Which is more wet: ‘moist’ or ‘damp’?

Which contains more liquid, something that is moist or something that is damp?

Context of question:
This question was asked to a young friend of mine in her high school freshman English class. It was a bonus question on a test she was taking. My thoughts after looking at the definitions in my copy of Merriam Webster’s was that both were perfect synonyms and that neither truly quantified the amount of liquid within an item.

As I thought on it a little more, I figured this would be a good question to ask on this site to see what those with more knowledge of the language would come up with.

Answer

damp:
slightly wet, often in an unpleasant way:

moist:
slightly wet, especially in a way that is pleasant or suitable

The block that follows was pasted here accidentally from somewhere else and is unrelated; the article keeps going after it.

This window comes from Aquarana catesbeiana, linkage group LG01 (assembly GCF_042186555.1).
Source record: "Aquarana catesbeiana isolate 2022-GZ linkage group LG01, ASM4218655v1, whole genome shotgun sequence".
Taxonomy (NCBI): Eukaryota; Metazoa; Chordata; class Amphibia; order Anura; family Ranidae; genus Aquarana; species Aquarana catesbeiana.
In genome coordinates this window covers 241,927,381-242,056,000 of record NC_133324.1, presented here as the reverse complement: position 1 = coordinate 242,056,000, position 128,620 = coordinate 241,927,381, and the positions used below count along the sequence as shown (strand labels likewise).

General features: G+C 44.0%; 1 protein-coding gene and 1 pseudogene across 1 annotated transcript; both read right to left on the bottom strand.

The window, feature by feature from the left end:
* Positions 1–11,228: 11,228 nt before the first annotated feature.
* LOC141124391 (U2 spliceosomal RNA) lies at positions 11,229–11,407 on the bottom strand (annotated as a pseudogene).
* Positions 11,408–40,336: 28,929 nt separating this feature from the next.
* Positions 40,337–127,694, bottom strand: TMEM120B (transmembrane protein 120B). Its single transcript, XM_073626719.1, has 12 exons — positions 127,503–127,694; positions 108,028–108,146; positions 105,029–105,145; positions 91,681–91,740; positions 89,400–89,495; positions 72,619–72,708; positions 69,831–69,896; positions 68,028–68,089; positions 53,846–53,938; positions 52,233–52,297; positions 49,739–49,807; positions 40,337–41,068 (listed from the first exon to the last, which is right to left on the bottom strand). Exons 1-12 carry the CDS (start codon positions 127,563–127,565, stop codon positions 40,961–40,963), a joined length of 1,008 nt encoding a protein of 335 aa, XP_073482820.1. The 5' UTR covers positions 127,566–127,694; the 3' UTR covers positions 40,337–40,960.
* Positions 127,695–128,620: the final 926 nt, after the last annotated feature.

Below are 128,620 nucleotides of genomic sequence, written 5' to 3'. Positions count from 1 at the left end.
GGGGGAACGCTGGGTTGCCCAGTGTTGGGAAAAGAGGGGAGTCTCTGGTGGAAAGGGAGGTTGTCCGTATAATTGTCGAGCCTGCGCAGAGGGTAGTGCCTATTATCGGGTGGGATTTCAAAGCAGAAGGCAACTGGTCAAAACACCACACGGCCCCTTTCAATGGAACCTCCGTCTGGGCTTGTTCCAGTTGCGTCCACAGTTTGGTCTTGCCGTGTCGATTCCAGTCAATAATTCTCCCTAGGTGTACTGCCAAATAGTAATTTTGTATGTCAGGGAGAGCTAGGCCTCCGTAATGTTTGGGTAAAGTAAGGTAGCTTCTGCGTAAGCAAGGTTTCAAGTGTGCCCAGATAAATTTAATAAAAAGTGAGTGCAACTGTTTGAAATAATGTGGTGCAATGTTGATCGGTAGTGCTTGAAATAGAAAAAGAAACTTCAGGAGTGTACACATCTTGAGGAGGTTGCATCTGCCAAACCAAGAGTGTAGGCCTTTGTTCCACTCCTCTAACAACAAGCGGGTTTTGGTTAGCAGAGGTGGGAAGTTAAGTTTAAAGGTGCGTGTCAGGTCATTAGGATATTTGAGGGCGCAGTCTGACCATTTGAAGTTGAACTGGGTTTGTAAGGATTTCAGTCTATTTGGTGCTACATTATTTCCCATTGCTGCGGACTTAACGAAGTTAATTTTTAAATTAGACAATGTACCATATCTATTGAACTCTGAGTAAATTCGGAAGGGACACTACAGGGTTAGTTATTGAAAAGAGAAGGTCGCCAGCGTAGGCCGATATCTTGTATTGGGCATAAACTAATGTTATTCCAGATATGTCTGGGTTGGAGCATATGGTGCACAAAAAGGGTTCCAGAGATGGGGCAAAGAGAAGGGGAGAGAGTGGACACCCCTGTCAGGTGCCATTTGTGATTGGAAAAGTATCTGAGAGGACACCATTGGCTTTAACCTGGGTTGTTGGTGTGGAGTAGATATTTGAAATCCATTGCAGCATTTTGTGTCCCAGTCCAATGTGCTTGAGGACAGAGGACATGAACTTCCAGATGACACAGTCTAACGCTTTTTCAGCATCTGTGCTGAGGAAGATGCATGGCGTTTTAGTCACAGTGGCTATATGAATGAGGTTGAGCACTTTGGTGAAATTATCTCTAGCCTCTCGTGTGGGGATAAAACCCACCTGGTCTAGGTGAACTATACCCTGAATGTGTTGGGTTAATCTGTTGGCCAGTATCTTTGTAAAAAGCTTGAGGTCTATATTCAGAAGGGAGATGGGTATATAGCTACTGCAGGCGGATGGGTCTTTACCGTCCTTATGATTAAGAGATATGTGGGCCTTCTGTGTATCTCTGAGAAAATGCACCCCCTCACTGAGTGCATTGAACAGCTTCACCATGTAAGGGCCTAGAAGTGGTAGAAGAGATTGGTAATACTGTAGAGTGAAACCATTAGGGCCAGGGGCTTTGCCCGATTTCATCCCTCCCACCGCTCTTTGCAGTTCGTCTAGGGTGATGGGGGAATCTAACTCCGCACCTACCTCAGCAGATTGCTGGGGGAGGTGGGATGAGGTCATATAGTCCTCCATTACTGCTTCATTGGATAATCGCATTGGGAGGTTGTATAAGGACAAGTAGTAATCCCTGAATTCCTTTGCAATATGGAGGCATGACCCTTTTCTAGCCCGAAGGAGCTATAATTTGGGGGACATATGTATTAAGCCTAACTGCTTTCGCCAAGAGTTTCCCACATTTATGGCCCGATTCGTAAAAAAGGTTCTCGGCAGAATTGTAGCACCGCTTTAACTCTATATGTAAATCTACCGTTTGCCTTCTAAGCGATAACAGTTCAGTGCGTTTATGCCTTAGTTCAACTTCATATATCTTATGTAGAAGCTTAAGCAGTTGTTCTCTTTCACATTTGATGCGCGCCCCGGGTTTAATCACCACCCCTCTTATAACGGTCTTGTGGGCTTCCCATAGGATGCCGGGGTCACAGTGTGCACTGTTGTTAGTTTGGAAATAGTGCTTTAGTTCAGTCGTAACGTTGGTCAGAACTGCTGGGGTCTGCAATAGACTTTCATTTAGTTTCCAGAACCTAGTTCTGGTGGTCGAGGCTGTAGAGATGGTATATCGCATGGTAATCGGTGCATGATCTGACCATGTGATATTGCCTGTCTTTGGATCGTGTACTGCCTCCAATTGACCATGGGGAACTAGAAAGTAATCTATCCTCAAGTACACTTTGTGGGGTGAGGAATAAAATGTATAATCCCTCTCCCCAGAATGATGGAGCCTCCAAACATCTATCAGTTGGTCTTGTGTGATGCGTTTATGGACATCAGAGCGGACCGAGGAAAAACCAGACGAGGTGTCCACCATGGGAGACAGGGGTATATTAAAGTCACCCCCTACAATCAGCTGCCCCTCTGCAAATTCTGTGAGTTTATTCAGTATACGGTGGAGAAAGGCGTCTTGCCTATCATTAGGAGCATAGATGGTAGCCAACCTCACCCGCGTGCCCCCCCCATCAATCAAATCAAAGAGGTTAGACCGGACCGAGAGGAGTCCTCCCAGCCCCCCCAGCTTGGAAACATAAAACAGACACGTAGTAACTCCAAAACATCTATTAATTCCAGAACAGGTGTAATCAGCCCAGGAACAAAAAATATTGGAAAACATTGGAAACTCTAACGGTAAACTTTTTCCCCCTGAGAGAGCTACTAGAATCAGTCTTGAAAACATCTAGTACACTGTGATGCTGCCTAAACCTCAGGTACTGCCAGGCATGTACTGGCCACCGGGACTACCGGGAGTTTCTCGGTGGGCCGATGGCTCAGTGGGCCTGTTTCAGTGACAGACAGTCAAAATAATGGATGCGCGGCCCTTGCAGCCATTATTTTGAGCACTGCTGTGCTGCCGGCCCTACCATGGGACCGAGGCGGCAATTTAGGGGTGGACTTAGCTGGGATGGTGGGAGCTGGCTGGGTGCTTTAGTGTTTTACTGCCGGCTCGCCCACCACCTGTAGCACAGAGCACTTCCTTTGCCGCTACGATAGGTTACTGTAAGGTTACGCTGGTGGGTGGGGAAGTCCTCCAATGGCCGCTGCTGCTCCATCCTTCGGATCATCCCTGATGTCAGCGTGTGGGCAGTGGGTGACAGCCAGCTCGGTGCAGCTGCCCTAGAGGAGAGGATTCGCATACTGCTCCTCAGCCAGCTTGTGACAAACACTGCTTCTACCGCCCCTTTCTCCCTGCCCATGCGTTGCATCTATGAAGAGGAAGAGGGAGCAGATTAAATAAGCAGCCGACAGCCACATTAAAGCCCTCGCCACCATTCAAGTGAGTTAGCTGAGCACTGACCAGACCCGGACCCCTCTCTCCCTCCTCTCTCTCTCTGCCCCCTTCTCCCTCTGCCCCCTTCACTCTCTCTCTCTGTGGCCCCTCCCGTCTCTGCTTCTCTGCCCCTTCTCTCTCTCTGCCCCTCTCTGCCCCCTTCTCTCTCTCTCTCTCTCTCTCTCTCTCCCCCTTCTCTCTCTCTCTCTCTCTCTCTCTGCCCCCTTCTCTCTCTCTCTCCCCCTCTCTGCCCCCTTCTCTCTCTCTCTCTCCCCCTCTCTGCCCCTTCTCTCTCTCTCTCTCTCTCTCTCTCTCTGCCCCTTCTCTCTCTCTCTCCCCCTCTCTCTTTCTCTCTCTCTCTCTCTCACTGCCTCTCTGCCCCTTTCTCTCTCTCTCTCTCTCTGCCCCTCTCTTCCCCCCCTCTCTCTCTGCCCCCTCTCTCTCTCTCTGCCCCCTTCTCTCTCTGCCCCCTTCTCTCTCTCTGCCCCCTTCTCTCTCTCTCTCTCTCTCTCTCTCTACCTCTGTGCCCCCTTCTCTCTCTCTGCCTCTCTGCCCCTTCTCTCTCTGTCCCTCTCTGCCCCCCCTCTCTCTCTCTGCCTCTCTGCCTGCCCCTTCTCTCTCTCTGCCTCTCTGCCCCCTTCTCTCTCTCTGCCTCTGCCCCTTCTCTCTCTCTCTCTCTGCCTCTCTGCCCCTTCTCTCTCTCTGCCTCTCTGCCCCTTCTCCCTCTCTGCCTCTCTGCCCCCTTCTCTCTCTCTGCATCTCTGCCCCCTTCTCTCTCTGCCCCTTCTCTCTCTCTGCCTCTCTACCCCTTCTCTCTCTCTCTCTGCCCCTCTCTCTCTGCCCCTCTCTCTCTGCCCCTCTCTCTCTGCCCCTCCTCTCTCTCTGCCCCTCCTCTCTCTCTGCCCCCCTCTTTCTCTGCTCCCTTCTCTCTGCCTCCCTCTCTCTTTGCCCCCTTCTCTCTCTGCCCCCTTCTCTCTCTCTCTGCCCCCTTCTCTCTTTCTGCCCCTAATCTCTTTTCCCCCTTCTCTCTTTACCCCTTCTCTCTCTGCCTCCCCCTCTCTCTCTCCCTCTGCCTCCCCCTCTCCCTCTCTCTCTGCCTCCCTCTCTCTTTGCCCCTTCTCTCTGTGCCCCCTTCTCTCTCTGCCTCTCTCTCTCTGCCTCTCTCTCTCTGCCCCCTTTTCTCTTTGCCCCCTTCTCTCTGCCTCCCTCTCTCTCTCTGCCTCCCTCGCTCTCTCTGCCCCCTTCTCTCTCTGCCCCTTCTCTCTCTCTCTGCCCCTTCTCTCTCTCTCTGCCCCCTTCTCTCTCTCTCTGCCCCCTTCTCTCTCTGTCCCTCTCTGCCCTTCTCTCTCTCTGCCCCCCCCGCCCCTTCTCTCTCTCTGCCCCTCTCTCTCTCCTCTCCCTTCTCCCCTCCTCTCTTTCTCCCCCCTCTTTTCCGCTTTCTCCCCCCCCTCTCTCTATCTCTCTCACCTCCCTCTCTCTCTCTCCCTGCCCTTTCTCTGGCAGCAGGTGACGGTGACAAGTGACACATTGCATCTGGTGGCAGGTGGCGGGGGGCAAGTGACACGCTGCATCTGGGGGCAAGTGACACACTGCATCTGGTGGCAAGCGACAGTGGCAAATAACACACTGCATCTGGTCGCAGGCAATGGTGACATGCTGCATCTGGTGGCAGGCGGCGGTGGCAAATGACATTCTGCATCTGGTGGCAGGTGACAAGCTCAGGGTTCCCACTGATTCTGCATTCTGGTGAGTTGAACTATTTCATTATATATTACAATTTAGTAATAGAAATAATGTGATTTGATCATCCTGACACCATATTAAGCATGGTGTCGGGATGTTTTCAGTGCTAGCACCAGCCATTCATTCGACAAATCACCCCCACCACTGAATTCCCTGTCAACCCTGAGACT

The same soil would be moist and damp at the same time: moist for planting seeds, and damp for sitting on.

This is the Word Choice note given by Longman Dictionary:

WORD CHOICE:

damp, moist, humid

Use damp especially to say that something is slightly wet in an unpleasant way:
• The room was cold and damp.

Use moist to say that something is slightly wet in a pleasant way or in the way it should be:
• She took a mouthful of the delicious moist cake.
• rich, moist soil

Use humid to talk about the weather or the air when it is slightly wet and makes you feel uncomfortable:
• the hot humid atmosphere of a greenhouse

Source: Longman Dictionary

Attribution
Source : Link , Question Author : LWhitson2 , Answer Author : Empty2k12

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